Consequently, it is necessary to provide a battery pack which has an appropriate strength against external impact even when a small-thickness case is used and which has improved coupling strength between the upper cover and the case body.

SUMMARY OF THE INVENTION

Accordingly, it is an object of the present invention to substantially obviate the above-mentioned problems of the conventional arts as well as the technical problems requested from the past.

The inventors have performed various experiments and research on the structure of a battery pack, and have found that, when locking members are formed at an upper cover of the battery pack, and locking grooves are formed at a case body of the battery pack such that the locking members can be engaged in the corresponding locking grooves, the battery pack can be assembled by a mechanical coupling method, not by an ultrasonic welding method, and the battery pack can be manufactured with a high-strength material, thereby further decreasing the thickness of the battery pack.

In accordance with the present invention, the above and other objects can be accomplished by the provision of a battery pack comprising: a rectangular core pack having an electrode group, which includes a cathode, an anode, and a separating film, and an electrolyte mounted therein in a sealed state; a case body having an inner space for receiving the core pack; and an upper cover mounted on the case body having the core pack received therein for sealing the core pack, wherein the upper case is provided at the edge thereof with a plurality of elastic locking members, and the case body is provided at the edge thereof with a plurality of locking grooves, which correspond to the locking members of the upper case, such that the locking members of the upper case are inserted into the locking grooves of the case body while the core pack is received in the case body, whereby the upper cover is coupled to the case body.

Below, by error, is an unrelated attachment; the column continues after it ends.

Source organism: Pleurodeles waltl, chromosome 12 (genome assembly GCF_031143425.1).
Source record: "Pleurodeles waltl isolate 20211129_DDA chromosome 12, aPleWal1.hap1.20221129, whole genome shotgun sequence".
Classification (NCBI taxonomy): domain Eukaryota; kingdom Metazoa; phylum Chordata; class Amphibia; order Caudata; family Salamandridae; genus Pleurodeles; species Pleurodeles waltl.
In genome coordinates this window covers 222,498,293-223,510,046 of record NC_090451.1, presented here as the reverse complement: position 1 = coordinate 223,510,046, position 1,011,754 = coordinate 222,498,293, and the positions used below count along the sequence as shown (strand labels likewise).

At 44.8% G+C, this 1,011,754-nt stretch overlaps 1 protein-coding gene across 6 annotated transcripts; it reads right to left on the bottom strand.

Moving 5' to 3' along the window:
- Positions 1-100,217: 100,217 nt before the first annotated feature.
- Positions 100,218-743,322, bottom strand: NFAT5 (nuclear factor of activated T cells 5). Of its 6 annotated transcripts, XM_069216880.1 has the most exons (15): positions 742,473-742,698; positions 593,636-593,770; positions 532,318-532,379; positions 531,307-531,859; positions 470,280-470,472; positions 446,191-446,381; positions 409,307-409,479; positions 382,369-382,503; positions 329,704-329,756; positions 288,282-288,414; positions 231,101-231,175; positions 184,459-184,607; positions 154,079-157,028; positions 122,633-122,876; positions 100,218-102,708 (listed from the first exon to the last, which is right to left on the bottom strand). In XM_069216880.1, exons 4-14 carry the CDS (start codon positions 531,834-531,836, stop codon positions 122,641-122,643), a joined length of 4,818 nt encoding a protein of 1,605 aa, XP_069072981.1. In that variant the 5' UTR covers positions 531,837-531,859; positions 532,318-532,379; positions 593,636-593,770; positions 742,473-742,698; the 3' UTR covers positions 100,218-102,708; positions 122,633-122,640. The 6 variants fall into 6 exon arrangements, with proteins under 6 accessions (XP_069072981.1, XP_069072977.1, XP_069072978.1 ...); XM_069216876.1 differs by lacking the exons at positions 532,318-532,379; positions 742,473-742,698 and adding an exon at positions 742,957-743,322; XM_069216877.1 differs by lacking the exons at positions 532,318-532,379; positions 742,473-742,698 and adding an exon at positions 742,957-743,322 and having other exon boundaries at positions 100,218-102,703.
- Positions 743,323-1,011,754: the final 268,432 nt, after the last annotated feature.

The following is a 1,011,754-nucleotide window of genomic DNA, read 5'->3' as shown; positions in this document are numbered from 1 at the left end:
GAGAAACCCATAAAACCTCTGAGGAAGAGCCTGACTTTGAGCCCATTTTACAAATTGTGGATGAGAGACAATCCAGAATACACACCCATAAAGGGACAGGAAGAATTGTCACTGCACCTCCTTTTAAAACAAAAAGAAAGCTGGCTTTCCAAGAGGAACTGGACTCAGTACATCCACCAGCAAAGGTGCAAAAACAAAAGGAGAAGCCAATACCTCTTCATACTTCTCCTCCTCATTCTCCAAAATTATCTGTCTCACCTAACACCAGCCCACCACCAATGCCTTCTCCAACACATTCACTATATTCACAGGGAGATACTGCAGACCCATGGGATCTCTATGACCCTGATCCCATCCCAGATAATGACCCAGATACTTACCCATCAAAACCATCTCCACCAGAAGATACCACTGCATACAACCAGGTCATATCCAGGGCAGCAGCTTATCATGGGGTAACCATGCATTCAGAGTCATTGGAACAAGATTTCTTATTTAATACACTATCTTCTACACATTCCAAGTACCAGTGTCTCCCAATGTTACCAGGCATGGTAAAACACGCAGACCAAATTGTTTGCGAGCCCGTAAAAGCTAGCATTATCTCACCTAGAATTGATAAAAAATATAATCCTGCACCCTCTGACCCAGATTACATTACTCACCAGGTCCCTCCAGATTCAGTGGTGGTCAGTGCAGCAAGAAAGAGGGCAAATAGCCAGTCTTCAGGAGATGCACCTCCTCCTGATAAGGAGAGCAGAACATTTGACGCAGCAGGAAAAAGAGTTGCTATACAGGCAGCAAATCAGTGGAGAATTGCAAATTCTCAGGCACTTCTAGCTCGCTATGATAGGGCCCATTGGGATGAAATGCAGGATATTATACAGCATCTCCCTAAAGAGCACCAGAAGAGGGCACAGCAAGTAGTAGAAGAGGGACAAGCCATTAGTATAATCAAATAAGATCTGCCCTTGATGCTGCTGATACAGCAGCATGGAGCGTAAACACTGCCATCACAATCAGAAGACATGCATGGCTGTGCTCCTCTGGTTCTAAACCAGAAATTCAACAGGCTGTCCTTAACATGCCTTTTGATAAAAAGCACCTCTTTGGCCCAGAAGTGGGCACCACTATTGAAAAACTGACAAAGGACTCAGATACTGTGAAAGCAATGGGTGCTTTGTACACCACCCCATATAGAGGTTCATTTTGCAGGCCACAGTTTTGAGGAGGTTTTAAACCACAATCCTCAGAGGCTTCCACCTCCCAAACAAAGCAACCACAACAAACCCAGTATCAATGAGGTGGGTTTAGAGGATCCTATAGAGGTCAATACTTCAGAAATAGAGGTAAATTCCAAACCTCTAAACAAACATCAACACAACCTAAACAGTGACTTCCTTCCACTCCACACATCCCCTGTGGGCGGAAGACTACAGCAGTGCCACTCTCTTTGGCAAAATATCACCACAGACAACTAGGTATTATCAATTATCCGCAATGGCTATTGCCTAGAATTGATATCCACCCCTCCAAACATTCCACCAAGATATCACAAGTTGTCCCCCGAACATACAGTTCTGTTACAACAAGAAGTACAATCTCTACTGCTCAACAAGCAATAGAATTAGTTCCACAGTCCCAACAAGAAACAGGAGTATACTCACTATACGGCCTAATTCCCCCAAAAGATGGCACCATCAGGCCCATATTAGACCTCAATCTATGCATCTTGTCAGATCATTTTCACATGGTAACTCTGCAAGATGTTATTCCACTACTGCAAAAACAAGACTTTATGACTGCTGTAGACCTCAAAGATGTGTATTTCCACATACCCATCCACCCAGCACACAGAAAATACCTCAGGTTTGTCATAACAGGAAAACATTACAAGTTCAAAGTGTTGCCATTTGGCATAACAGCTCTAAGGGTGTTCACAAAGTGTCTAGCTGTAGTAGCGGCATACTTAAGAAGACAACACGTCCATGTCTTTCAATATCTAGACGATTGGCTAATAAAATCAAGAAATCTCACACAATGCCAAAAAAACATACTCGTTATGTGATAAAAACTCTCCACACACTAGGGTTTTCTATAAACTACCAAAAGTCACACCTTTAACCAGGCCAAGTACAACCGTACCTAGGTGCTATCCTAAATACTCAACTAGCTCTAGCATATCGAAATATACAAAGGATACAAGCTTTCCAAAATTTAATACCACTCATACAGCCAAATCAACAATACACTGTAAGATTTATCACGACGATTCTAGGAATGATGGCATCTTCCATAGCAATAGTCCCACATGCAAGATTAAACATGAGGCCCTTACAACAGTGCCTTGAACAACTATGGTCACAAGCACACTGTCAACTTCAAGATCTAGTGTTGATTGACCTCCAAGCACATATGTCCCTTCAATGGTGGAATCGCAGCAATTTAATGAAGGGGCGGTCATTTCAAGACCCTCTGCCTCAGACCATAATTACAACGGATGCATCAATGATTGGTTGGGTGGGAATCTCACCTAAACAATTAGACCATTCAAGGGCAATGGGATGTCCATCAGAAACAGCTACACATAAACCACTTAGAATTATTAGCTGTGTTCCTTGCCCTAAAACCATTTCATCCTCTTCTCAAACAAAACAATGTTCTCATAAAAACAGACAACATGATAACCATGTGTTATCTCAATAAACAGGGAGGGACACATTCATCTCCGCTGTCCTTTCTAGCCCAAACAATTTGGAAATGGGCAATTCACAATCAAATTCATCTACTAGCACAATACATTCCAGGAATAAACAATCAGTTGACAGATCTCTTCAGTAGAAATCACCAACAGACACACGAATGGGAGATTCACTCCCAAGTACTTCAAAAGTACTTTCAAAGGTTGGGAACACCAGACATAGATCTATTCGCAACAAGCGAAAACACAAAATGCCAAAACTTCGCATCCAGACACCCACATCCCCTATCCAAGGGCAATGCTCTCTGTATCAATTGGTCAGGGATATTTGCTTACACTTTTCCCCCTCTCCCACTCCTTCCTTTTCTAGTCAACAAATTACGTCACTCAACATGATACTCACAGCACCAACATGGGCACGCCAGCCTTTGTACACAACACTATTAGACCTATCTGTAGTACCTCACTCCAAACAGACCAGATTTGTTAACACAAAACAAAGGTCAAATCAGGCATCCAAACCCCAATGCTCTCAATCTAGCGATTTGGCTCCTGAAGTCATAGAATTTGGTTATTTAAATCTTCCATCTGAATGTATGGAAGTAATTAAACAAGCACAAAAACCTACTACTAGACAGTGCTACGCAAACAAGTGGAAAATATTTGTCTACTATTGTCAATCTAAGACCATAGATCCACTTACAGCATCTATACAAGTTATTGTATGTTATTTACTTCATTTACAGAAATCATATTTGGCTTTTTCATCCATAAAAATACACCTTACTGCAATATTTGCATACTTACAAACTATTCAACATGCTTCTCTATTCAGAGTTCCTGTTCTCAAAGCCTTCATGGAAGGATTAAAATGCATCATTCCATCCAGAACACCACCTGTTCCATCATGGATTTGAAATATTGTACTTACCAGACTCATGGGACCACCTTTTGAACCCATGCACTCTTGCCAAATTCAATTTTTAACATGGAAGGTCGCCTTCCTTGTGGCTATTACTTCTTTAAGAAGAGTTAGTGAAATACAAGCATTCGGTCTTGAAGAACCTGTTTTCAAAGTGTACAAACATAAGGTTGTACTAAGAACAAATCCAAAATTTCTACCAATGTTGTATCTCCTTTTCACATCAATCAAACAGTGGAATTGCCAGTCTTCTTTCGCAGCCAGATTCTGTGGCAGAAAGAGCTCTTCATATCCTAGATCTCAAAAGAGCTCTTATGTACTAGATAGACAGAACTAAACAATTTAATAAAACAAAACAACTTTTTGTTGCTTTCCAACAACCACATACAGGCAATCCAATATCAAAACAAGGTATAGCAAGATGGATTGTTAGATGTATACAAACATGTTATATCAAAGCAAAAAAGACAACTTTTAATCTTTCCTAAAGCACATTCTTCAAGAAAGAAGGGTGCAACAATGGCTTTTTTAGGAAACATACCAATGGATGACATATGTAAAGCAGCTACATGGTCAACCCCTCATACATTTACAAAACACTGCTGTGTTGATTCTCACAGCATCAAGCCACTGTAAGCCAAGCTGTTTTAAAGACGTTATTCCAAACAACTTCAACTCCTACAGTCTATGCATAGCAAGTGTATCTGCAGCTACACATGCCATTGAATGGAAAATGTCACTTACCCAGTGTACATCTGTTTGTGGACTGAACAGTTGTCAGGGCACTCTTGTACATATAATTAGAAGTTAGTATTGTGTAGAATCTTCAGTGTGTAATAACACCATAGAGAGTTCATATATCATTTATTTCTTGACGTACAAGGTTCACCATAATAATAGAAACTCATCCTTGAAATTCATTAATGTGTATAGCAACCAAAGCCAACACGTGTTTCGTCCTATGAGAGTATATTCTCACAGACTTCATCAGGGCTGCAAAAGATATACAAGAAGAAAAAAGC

According to the present invention, the upper cover can be coupled to the case body by a mechanical coupling method, not by an ultrasonic welding method.

Consequently, it is not necessary to restrict the material for the upper cover and the case body to an ultrasonic welding material. Preferably, the upper case is made of a material having higher strength and elasticity than those of the areas of the case body where the locking grooves are formed. In a preferred embodiment, the upper cover is made of stainless steel (SUS), and the case body is made of a plastic material, such as such as polycarbonate (PC) or polyacrylonitrile-butadiene-styrene (ABS). Alternatively, the case body may be made of a plastic resin only at the areas of the case body where the locking grooves are formed. When the SUS material is used as the material for the battery pack, it is possible to manufacture the battery pack having high strength with a further decreased thickness (for example, 0.1 to 0.2 mm).

The structures of the locking members and the locking grooves are not particularly restricted so long as the coupling between the locking members and the locking grooves is maintained when the locking members are engaged into the locking grooves, i.e., when the protrusion-shaped locking members are inserted into the indent-shaped locking grooves. In a preferred embodiment, each of the locking members comprises a pair of locking protrusions, which are connected to each other while a spacing groove is formed between the locking protrusions, the locking protrusions are provided at the outsides thereof with protrusions, which are formed in the shape of a downward taper, and each of the locking grooves has a width less than the maximum distance between the protrusions of the locking protrusions.

In another preferred embodiment, the case body comprises: a lower cover formed in the same shape of the upper cover, the lower cover being provided at the edge thereof with a plurality of locking members; and a rectangular body frame having a plurality of locking grooves, which correspond to the locking members of the upper and lower covers.